In passionate pursuit of color, line and pattern  



Kalina & Riley bring thought & vigor to new works

Among many exhibitions featuring figurative painting these days — think only Lisa Yuskavage at David Zwirner Gallery or Hernan Bas at the Brooklyn Museum for example — it is refreshing to find two contemporary painters dedicate so much thought and vigor to linear abstraction.

The mid-career artist Richard Kalina (who has exhibited regularly in New York since 1969) and the younger Jennifer Riley (who is making her New York solo debut this month) both pursue a form of abstraction that is based on color, line and pattern. Located in Chelsea (Kalina) and the Lower East Side (Riley), both exhibitions offer a good opportunity to experience two sophisticated takes on what mesmerizing expressiveness these “simple” ingredients can behold.

For years, Richard Kalina has been engaged with the issues of abstract art, trying “to create a sort of grammar of abstraction, [to] break it apart and put it together in new ways.” Since 2001, he has worked in a technique that combines painting with collage. He paints large sheets of very thin rice paper with translucent acrylic paint, which he then tears into small, roughly rectangular pieces and glues with acrylic medium onto linen that is stretched over board.

The rice paper becomes essentially transparent and according to Kalina the “color is trapped in it.” This form of layering is both physical and conceptual. It makes for transparency and, as the artist puts it, offers a “certain quality of instability.” While the background is usually a bright white, the semi-transparent pieces of paper are deeply saturated and together amount to elaborate patterns that exude a compelling radiance. There is the illusion of a light source coming from behind the canvas and the effect is similar to that found in stained glass windows or mosaics.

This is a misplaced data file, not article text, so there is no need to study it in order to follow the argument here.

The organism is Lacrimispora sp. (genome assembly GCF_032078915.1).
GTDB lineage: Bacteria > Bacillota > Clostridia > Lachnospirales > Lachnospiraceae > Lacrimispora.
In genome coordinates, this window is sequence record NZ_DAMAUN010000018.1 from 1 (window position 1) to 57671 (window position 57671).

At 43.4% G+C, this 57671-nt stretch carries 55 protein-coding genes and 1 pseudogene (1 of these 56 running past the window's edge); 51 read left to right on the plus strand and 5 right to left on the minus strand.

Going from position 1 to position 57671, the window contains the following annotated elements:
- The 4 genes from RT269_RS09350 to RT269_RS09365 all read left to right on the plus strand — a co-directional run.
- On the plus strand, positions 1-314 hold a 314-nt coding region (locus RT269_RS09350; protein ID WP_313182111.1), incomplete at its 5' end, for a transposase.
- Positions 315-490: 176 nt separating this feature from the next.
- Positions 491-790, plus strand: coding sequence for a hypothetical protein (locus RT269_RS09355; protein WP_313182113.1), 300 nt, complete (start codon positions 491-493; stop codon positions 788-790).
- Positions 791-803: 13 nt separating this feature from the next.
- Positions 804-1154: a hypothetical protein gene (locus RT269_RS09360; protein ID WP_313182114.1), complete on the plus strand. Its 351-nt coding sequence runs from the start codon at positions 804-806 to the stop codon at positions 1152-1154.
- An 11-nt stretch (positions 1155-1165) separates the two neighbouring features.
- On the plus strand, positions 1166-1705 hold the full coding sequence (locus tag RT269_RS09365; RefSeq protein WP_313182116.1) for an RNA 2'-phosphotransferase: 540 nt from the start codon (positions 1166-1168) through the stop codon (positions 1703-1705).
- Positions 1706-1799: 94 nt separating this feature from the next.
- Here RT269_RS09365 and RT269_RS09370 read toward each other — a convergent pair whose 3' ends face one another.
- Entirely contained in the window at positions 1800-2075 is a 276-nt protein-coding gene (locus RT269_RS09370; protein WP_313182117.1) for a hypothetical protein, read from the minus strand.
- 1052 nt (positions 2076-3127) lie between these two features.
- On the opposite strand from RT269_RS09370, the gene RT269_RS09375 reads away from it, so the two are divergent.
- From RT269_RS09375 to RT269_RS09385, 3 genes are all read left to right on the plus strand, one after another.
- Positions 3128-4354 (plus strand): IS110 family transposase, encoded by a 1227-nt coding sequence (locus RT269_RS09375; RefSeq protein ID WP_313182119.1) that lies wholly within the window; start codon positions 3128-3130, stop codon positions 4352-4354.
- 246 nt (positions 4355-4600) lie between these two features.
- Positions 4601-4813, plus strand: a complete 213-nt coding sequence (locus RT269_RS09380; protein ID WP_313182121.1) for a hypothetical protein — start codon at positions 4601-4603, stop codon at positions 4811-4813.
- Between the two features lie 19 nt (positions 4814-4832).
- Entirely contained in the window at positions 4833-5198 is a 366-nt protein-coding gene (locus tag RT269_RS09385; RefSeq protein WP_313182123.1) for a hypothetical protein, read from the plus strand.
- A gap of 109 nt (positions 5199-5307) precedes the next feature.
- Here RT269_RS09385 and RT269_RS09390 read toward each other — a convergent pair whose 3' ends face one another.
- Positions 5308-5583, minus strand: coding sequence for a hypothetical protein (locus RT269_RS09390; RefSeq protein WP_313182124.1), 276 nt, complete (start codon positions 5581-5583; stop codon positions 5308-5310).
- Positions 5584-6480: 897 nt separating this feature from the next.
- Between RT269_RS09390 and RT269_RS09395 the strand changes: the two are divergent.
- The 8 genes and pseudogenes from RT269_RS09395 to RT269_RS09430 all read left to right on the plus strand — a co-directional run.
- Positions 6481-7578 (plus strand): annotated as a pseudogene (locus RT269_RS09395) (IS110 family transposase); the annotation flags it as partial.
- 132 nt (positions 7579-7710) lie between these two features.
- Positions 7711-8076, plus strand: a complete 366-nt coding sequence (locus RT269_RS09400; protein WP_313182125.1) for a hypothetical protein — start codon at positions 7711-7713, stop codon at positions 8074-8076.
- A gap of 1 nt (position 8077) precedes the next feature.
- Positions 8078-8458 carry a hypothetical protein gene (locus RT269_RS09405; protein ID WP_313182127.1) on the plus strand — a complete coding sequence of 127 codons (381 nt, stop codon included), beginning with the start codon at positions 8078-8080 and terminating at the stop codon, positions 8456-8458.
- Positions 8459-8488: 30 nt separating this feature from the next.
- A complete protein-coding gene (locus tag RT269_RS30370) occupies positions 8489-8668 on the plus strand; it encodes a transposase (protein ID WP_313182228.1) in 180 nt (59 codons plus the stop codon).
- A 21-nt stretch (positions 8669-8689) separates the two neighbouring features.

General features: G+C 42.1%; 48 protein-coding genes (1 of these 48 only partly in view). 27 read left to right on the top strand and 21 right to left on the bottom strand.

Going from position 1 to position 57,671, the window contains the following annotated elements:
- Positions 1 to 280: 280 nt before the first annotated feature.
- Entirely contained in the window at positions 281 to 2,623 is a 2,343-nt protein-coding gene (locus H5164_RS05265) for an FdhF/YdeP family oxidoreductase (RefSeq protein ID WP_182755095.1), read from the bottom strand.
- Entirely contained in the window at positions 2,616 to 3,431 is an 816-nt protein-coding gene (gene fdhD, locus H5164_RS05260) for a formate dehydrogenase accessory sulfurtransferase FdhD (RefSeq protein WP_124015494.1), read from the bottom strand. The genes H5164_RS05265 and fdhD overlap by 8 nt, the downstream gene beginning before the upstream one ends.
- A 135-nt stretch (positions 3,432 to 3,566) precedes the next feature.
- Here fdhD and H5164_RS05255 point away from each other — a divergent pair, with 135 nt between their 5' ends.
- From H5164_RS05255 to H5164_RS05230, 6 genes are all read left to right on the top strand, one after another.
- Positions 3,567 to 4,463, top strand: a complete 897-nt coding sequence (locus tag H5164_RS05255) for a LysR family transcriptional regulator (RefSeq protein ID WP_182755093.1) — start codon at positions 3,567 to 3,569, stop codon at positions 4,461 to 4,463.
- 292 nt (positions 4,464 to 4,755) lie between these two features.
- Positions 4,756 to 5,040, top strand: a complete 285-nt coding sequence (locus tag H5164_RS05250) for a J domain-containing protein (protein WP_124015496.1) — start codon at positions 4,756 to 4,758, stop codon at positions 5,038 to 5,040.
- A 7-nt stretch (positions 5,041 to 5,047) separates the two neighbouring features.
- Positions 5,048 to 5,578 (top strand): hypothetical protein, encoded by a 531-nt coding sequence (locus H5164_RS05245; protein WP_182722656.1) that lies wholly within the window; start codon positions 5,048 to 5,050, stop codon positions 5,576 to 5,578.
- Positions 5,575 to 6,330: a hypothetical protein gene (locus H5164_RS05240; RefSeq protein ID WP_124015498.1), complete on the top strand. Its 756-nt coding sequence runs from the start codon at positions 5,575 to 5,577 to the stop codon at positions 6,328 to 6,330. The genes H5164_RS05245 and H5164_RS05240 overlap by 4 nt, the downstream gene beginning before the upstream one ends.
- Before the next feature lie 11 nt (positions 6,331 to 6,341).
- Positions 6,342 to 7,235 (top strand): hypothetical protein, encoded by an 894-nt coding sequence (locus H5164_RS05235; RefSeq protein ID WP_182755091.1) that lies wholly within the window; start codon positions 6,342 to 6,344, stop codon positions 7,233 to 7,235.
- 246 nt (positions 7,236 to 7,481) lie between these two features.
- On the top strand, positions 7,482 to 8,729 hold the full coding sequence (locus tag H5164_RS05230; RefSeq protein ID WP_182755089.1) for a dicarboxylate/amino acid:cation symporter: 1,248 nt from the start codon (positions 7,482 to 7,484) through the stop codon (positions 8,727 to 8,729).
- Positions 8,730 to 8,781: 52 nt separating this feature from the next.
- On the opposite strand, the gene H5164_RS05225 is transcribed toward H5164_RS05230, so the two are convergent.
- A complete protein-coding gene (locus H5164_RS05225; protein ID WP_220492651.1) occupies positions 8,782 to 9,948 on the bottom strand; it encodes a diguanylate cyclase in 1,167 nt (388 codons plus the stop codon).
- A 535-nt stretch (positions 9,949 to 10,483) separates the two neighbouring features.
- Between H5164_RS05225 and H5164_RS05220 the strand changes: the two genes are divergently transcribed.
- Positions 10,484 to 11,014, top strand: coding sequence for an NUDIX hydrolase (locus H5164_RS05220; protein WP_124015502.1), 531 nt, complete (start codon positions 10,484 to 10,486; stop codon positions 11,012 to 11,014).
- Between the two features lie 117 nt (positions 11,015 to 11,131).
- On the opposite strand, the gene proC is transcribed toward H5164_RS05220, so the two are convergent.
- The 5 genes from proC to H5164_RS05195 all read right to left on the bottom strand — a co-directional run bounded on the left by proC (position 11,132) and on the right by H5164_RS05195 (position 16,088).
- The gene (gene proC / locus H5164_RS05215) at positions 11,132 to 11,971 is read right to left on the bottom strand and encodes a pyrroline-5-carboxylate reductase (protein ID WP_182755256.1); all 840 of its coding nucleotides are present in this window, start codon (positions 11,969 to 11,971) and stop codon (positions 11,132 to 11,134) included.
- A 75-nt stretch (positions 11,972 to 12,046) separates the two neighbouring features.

In “Pearl of the Indies” (2007), the collaged pieces of paper create an elegant surface structure, which counterbalances the crispness of the colored shapes. There is a suggestion of a rectangular ground held in light pink, as well as several multi-colored squares that seemingly float above it, but there are in fact no straight lines. Each line is hand-drawn and wavers, leaving the squares to appear like pieces of blankets or textiles dangling in the wind. Kalina states: “my geometric underpinnings are loosened [they are] pulled and tugged, so that the forms are given life, a sense of three dimensionality and space, and a certain lightheartedness and playfulness. [This] allows for drawing, for an intuitive, visceral approach to form, [which] I believe, gives them the warmth and sense of the personal and the pleasurable that their decorative references imply.” The only truly geometric shapes are actual voids, cutouts that show small squares of exposed linen. Together with painted white lines that suggest an overall grid, they provide the composition with a sense of order. As is the case in music, Kalina achieves rhythm by establishing an overall measure. In fact, Kalina’s titles often contain musical references and in this exhibition, they often refer to imaginary operas of the 17th or 18th centuries.